Consider the capacity of the seed

It shouldn't surprise us that Jesus, the One through whom all things were created, would have unparalleled wisdom and knowledge pertaining to "all things," even in respect to biology (the study of organisms and plants). Matthew 13:1-9, often referred to as "The Parable of the Sower," is one of the more lighthearted and informative encounters that we, the readers of Scripture, get to vicariously experience as we read the apostle's account. But to tell the stories and teach the lessons He intended, Jesus needed to draw upon His unlimited knowledge of plants:

"On the same day Jesus went out of the house and sat by the sea. And great multitudes were gathered together to Him, so that He got into a boat and sat; and the whole multitude stood on the shore. Then He spoke many things to them in parables, saying: 'Behold, a sower went out to sow. And as he sowed, some seed fell by the wayside; and the birds came and devoured them. Some fell on stony places, where they did not have much earth; and they immediately sprang up because they had no depth of earth. But when the sun was up they were scorched, and because they had no root they withered away. And some fell among thorns, and the thorns sprang up and choked them. But others fell on good ground and yielded a crop: some a hundredfold, some sixty, some thirty. He who has ears to hear, let him hear!'".

I love that Jesus is, at once, so connected to everything and everyone around Him - no matter how seemingly insignificant their focus - while, at the same time, so enmeshed with His Heavenly Father. I can picture Him casually walking out of the house then, after arriving near the shore, taking hold of the tiny limb of a plant as He climbs on board His floating pulpit. His lessons were purposely intended to teach the principles and mysteries of the Kingdom of Heaven; in this case, using the plant and its vitality as a metaphor to demonstrate the relationship between a plant (the seed) and the soil and/or rocky elements that can either enable or impede its flourishing.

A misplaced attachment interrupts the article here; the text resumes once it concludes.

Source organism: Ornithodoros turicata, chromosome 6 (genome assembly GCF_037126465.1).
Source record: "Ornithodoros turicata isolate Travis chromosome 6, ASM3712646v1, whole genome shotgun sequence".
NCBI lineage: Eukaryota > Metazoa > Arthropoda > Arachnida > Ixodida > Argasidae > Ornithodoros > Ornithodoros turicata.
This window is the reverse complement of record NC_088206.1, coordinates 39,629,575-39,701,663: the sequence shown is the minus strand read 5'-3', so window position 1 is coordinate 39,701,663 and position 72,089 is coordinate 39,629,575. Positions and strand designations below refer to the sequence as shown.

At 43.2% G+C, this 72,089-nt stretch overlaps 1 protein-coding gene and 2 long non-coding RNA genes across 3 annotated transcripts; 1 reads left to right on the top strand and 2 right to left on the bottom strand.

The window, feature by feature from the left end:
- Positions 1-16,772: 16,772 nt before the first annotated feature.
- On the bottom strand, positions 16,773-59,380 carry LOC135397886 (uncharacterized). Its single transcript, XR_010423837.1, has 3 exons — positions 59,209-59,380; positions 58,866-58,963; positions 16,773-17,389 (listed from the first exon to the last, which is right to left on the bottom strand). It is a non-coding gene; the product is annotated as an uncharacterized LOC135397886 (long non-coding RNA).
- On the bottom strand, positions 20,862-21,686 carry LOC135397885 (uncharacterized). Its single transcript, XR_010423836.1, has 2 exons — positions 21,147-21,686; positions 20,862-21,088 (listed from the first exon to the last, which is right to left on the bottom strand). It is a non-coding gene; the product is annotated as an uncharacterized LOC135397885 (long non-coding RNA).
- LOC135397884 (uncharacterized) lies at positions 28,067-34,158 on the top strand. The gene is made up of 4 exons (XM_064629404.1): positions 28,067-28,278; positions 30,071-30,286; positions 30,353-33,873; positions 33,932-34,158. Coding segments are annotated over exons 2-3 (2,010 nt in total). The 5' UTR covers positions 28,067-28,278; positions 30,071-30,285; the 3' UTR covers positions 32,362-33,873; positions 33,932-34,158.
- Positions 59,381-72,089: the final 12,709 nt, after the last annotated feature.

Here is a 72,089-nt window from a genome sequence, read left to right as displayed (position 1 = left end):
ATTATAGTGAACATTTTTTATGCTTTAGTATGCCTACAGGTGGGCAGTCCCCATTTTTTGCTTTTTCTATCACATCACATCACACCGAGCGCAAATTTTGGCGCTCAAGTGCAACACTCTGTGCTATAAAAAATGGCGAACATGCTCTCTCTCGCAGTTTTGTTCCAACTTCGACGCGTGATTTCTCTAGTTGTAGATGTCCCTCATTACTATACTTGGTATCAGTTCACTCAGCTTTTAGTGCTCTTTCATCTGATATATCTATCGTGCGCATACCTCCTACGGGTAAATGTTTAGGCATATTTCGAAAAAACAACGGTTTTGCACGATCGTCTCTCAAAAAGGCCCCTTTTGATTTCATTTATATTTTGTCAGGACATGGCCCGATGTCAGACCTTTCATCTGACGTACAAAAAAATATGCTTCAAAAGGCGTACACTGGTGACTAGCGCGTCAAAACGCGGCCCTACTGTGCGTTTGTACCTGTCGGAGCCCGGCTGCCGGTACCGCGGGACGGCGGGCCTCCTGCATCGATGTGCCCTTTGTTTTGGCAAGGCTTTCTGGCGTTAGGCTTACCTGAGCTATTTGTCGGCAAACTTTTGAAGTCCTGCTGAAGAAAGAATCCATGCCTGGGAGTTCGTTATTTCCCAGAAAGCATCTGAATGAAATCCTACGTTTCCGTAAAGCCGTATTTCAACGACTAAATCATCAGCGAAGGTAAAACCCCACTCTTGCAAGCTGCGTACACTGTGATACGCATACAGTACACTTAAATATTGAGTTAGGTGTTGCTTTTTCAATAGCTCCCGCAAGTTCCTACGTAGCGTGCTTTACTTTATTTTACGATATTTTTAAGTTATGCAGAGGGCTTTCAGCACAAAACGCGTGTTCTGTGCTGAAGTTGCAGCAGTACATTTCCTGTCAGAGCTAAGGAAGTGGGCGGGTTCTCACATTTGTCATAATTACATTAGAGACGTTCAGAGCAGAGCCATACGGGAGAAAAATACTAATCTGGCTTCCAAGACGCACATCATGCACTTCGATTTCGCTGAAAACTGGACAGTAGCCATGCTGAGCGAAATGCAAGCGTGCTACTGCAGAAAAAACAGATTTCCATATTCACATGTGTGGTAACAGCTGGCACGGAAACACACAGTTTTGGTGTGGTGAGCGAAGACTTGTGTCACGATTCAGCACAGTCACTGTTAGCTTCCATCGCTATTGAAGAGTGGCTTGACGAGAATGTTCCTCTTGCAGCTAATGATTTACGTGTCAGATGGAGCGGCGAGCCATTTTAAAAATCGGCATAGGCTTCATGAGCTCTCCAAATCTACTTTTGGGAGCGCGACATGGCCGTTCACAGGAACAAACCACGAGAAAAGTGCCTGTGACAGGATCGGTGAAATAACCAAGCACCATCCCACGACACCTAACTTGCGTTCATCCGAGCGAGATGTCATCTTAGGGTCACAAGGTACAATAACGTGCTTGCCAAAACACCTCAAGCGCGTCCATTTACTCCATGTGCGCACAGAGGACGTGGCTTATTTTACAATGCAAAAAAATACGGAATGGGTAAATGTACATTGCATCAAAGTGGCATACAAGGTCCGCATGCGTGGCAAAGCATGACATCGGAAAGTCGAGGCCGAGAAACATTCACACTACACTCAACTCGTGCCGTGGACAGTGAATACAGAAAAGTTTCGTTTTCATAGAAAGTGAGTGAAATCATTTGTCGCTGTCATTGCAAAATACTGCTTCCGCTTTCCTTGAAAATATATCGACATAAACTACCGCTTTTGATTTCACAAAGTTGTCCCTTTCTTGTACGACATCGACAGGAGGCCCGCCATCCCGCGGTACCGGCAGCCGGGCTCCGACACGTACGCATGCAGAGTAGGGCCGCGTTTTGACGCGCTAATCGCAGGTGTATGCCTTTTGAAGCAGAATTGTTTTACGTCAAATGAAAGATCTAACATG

Jesus refers to the importance of the quality and quantity of the soil in which the seeds will be imbedded and hopefully thrive -- comparing good soil to that "spiritual substrate" which comes about from the faithful and patient discipleship of those who will grow and be sustained in the Lord. Believers diligently discipled in the faith are then likened to healthy plants that have been deeply rooted in good soil and, therefore, able to produce much good fruit.

In the temporal world of biology, there are lessons to be drawn from our Lord's creation. For one thing, "timing is everything," and by that I mean we must be patient and respect the processes of God's natural order and the pacing of His Kingdom principles. Those whom are persecuted and wrongly imprisoned because of the proclamation of their faith in Christ surely understand the principle of accepting God's timing for the outcome of their affliction. Our patience and abiding trust in the Lord's sovereignty must also be at play in relation to those whom we present the Gospel, just as it is in the planting and nurturing of seeds that are to become a harvest.

Emphasis is placed on the mass and quality of the roots, which provide nourishment and a foundation for the whole plant. There is, however, a pre-determined capacity for growth within the seed that is latent and seemingly indominable. It is this mysterious energy in all of creation, and especially in humankind, that is evident and accessible to all who allow God's Holy Spirit to instruct them diligently and patiently, thus rooting themselves in deep and nutrient-rich soil in preparation for work in His fields.

Pray with us, therefore, that the Lord will prepare our hearts to receive and nurture the seed, such that we, together with God's Spirit, will witness the growth of spiritual fruit.

May the Lord fully bless you and yours throughout 2017 and beyond,

Doug J. McKenzie
Chief Executive Officer
The Voice of the Martyrs Canada